Texans across the state took to the polls Nov. 5 to vote on 10 proposed amendments to the Texas Constitution. According to unofficial totals released by the Texas Secretary of State, voters supported nine of the 10 propositions.
Proposition 1 was the only proposed amendment to fail. Voters struck down the proposition which would’ve allowed acting municipal judges to hold more than one office at the same time by a total of 35.03 percent of the vote in favor, 64.97 percent opposed.
Proposition 5, which was backed by local Texas House Rep. John Cyrier (R-Lockhart) and local Texas State Sen. Lois Kolkhorst (R-Brenham), won handily with 88 percent of voters in favor, 12 percent opposed. The proposition redistributes 100 percent of sales tax collected on sporting goods to the Texas Parks and Wildlife and the Texas Historical Commission to stabilize funding for state and local parks. The proposition was structured in a way as to not raise state sales and use taxes.
11.41 percent of registered voters in Gonzales County—a total of 1,384 votes of the 12,125 registered—participated in the election. As of the end of early voting, Friday, Nov. 1, there was 618 early voters, including main-in ballots, in Gonzales County.
Gonzales County voters followed statewide results by supporting all propositions except Proposition 1. These amendments all stem from the now-closed 2019 Texas Legislative regular session. For any changes to the Texas Constitution to occur, a majority of voters must support the proposition.
Unofficial results for the 2019 Nov. 5 Texas Constitutional Amendment election. Figures from the Texas Secretary of State.
Proposition 1 (HJR 72)
“The constitutional amendment permitting a person to hold more than one office as a municipal judge at the same time.”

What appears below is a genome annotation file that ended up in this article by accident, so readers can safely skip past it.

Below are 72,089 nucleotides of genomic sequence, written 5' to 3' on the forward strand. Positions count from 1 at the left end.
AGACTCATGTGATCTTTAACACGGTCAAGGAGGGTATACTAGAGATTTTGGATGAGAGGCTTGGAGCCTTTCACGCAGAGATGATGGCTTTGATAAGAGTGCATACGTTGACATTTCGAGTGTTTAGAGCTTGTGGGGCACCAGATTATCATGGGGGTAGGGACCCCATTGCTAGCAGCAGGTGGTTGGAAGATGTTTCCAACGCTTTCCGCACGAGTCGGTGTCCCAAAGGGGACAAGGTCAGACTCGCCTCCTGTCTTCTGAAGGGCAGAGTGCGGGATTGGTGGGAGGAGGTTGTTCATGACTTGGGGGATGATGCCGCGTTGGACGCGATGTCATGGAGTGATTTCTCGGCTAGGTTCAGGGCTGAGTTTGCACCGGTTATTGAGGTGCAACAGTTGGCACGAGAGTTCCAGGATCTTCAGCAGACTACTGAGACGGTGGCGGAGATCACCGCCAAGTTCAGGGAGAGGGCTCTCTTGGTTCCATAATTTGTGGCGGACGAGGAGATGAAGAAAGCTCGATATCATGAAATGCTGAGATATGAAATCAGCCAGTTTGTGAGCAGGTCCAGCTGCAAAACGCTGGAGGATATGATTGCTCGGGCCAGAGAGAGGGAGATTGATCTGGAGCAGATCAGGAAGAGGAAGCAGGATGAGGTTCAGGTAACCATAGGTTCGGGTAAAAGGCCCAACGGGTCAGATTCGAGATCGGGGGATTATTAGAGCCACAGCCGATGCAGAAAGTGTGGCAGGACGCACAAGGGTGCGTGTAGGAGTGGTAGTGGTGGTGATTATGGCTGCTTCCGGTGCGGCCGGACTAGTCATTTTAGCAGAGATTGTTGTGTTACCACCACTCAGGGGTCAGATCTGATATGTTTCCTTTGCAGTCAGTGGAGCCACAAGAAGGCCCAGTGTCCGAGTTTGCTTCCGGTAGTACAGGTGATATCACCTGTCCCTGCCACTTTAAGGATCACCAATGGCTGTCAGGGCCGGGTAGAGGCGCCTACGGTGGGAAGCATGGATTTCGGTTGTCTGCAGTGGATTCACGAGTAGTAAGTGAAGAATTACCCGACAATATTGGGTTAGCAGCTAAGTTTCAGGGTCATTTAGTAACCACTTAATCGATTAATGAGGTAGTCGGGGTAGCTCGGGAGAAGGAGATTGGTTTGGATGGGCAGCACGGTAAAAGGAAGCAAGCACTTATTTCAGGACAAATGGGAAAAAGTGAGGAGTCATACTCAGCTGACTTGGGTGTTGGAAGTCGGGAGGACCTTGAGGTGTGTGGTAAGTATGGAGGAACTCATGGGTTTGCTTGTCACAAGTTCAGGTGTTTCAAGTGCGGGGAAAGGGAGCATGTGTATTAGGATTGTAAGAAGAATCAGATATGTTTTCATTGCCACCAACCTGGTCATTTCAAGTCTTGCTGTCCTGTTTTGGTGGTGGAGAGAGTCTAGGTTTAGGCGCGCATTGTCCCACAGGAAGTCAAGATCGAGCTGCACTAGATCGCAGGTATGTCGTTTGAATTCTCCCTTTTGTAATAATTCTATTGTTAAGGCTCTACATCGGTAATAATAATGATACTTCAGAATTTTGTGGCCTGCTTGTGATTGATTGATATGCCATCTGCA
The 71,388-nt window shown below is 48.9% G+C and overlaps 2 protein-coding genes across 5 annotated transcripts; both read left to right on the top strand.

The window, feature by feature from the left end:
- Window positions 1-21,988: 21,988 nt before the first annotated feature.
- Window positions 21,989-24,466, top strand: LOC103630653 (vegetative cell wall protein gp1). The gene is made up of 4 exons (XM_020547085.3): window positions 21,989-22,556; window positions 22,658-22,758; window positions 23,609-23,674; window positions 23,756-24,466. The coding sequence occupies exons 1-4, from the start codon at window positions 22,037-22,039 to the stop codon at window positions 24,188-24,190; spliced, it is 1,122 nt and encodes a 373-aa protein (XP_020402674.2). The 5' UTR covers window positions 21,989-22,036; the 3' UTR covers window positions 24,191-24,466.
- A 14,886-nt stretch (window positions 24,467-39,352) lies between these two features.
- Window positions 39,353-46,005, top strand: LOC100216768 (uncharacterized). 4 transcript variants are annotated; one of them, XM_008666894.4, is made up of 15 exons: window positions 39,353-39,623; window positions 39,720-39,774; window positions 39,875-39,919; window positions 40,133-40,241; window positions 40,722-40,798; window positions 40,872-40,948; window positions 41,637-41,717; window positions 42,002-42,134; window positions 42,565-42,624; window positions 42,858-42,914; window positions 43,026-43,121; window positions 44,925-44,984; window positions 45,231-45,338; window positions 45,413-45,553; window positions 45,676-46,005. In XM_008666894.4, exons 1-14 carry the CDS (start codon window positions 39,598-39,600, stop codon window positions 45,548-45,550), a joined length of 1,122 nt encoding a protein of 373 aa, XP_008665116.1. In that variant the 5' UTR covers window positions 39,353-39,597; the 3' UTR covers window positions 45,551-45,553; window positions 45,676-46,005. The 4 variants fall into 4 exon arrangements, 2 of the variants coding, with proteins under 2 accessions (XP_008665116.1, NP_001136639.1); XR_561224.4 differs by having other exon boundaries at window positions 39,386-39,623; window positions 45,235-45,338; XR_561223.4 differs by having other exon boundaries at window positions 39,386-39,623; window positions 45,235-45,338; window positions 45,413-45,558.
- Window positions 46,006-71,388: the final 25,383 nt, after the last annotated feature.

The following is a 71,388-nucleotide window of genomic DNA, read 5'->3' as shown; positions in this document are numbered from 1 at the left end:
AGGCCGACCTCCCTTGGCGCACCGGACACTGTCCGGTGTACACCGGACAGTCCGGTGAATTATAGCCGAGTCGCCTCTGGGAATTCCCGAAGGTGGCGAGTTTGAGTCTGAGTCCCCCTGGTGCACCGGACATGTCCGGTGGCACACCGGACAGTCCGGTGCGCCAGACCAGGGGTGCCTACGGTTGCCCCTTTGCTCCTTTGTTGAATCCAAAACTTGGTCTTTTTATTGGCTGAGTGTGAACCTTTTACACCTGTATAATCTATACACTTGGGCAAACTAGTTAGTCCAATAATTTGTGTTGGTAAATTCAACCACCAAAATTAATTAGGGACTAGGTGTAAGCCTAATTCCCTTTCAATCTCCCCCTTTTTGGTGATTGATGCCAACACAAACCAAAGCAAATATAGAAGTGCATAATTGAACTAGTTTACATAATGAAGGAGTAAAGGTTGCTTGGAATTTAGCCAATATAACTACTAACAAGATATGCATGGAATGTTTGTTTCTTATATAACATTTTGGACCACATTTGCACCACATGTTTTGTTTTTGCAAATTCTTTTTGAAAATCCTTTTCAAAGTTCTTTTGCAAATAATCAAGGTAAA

For: 34.56 percent
Against: 65.44 percent
Proposition 2 (SJR 79)
“The constitutional amendment providing for the issuance of additional general obligation bonds by the Texas Water Development Board in an amount not to exceed $200 million to provide financial assistance for the development of certain projects in economically distressed areas.”
For: 65.62 percent
Against: 34.38 percent
Proposition 3 (HJR 34)
“The constitutional amendment authorizing the legislature to provide for a temporary exemption from ad valorem taxation of a portion of the appraised value of certain property damaged by a disaster.”
For: 85.09 percent
Against: 14.91 percent
Proposition 4 (HJR 38)
“The constitutional amendment prohibiting the imposition of an individual income tax, including a tax on an individual’s share of partnership and unincorporated association income.”
For: 74.41 percent
Against: 25.29 percent
Proposition 5 (SJR 24)
“The constitutional amendment dedicating the revenue received from the existing state sales and use taxes that are imposed on sporting goods to the Texas Parks and Wildlife Department and the Texas Historical Commission to protect Texas’ natural areas, water quality, and history by acquiring, managing, and improving state and local parks and historic sites while not increasing the rate of the state sales and use taxes.”
For: 88 percent
Against: 12 percent
Proposition 6 (HJR 12)
"The constitutional amendment authorizing the legislature to increase by $3 billion the maximum bond amount authorized for the Cancer Prevention and Research Institute of Texas."
For: 64 percent
Against: 36 percent
Proposition 7 (HJR 151)
“The constitutional amendment allowing increased distributions to the available school fund.”
For: 74.11 percent
Against: 25.89 percent
Proposition 8 (HJR 4)
“The constitutional amendment providing for the creation of the flood infrastructure fund to assist in the financing of drainage, flood mitigation, and flood control projects.”
For: 77.82 percent
Against: 22.18 percent
Proposition 9 (HJR 95)
“The constitutional amendment authorizing the legislature to exempt from ad valorem taxation precious metal held in a precious metal depository located in this state.”
For: 51.61 percent
Against: 48.39 percent
Proposition 10 (SJR 32)
“The constitutional amendment to allow the transfer of a law enforcement animal to a qualified caretaker in certain circumstances.”
For: 93.75 percent
Against: 6.25 percent